Clearing a Wooded Lot / What to do next?
- This topic has 5 replies, 5 voices, and was last updated 10 years, 2 months ago by Anonymous.
- April 17, 2010 at 8:11 pm #29012AnonymousInactive
This is my first venture into this UGQ Forum. I need some advice. I have recently cleared some wooded space (approx. 300 square feet)of LOTS of briars, brambles, bushes, small treelets, etc. It’s at the rear of my backyard which then leads to a creek and hiking trail beyond it. My goal is to have a more open wooded area, but nothing particularly “fancy” or high maintenance. I might eventually move to a fancier vision of the space, but right now my time, energy and resources tell me to not get too fancy right now. I am not sure how to proceed next. There are TONS of dead leaves, which have accumulated over the years. So far, I have done nothing with them. I don’t know whether to clear them, too, or leave them there. I would like to gradually plant perennial shade-happy things like ferns, hostas, bleeding hearts, maybe a few shade-happy shrubs, etc., to create a naturalized looking wooded space at the back of my yard. There are still plenty of large and small trees in the cleared space. I know that every year the leaves will fall. Any guidance about the leaves and ideas for shade-happy plantings would be welcome.
Thank you in advance for any assistance! I’m excited about this forum. Thank you so much, Margaret!
Garden AnnieApril 18, 2010 at 1:08 am #29373AnonymousInactive
Do you get any sunlight at all? or is it all deep shade? I have a similar area in my yard, half of it’s total shade and the other half is dappled sunlight. I’m going to do hostas, ferns, etc. as well. I’m going to try a few native flowers in my partial sun areas. Going to put out some columbines, even though I’m probably too late for a bloom from them this year, but there’s always next year. Basically I just bought several partial sun perennial seed packets and I’m just going to try some things this year. I figure there’s not a whole lot of money invested with going the seed route so not too much loss if they don’t work out. I don’t mind spending on the ferns and hostas b/c those are a sure bet in the shade garden. Flowers in a shady area are a new venture for me, but I’m determined to have a little color!
As for the leaves, I like to follow the “disturb the soil” as little as possible theory so I’m just going to rough up the dirt only in the areas where I plant, add a little extra compost and then plant in that way. Those are my thoughts on my natural wooded area!April 18, 2010 at 1:59 pm #29380AnonymousInactive
The front part of the area gets some sun, but only in the morning. The rest is pretty much total shade. Good idea about seeds for perennials. I hadn’t thought of that! I was also thinking of some kind of a ground cover such as pachysandra (sp?) and periwinkle. Again, the idea is LOW maintenance, with a less wild appearance, but not perfectly landscaped. So, maybe I’ll clear away some leaves at the front and do some of the perennial seeds there, and then leave the rest of the leaves behind that area and put in the ground covers, sprinkled with ferns and hostas.
Thanks for your ideas! Any others out there?
Garland AnnieApril 19, 2010 at 7:10 pm #29390AnonymousInactive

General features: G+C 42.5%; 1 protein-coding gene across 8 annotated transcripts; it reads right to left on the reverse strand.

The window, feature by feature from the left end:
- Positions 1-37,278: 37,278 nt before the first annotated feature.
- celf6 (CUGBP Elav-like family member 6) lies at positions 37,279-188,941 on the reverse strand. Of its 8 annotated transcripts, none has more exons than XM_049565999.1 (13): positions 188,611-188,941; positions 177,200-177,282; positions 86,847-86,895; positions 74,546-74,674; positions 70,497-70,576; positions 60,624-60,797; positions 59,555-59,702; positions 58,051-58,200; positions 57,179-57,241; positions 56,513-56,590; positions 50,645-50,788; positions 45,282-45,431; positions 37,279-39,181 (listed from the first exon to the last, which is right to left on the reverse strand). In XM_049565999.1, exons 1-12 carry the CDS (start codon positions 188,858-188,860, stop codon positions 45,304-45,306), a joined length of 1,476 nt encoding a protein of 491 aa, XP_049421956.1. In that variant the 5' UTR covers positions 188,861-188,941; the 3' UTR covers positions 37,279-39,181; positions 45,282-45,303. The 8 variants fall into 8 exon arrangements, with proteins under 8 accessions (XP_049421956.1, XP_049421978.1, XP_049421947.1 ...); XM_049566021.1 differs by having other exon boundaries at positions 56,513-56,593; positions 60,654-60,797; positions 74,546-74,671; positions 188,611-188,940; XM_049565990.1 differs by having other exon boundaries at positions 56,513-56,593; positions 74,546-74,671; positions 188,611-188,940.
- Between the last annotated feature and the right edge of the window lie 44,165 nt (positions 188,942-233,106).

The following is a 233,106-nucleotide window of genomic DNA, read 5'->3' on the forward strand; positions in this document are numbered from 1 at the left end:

Most woodland plants will enjoy the leaf cover which insulates in the winter and breaks down into a rich humus as it decomposes. I would leave the leaves, at the most, just push them aside when you plant. I’m not sure what the larger context is (urban, suburban, rural) but I must say I would hesitate to put in something such as Japanese pachysandra or periwinkle. To me, these plants scream cultivated garden rather than ‘naturalized looking wooded space’. Why not look to some native ground covers, there is a native pachysandra- Pachysandra procumbans, which I think is even prettier than Pachysandra terminalis, although it probably will not be evergreen for you in Mass.
Also check out Margaret’s 4 toughest groundcovers.
I particularly think that Geranium macrorrhizum would be a good choice.May 16, 2010 at 9:32 pm #29450AnonymousInactive
I bought a house with an area quite like this one you describe where someone had also cleared and planted, here in zone 4 central VT. My best advice: AVOID PERIWINKLE AT ALL COSTS. Since it was planted by whoever lived here before, it has literally taken over the entire forest floor and choked out countless native plants. I assume the same would happen with thugs like English ivy or pachysandra. I’ve tried to fight back with plants that are better behaved: Astilbe, Hosta, and hellebores, and native groundcovers: Canadian anemone (hard to find, but hard-working), tiarella, native ferns.
I also think it looks much better now that I’ve added some native or near-native shrubs, like native witch-hazel, spicebush, azaleas, and such. My woods are also happy to support easy woodland perennials like Solomon’s Seal, Bleeding Heart, toad lilies, and aconites, all of which I love. Hope some of this can help!May 20, 2010 at 10:56 pm #29458AnonymousInactive
I second the post about pachysandra and periwinkle; they’re not wild, and they’re not native, so they’re not natural-looking. Tiarella is very pretty, and sends out runners; heuchera and ferns are also easy, low-maintenance, and pretty. There are lots of wildflowers that are lovely, trilliums, dog-toothed violets, violets, hepatica, but I expect that you’ll need to spend a couple of years fighting back the brambles that want to return from their severed roots. Whacking them back may take as much energy as you have for a while. One of the things that matters here is if you have deer: if you do, you will have a limited palette of plants to choose from. There is no joy in planting hosta to see it disappear.
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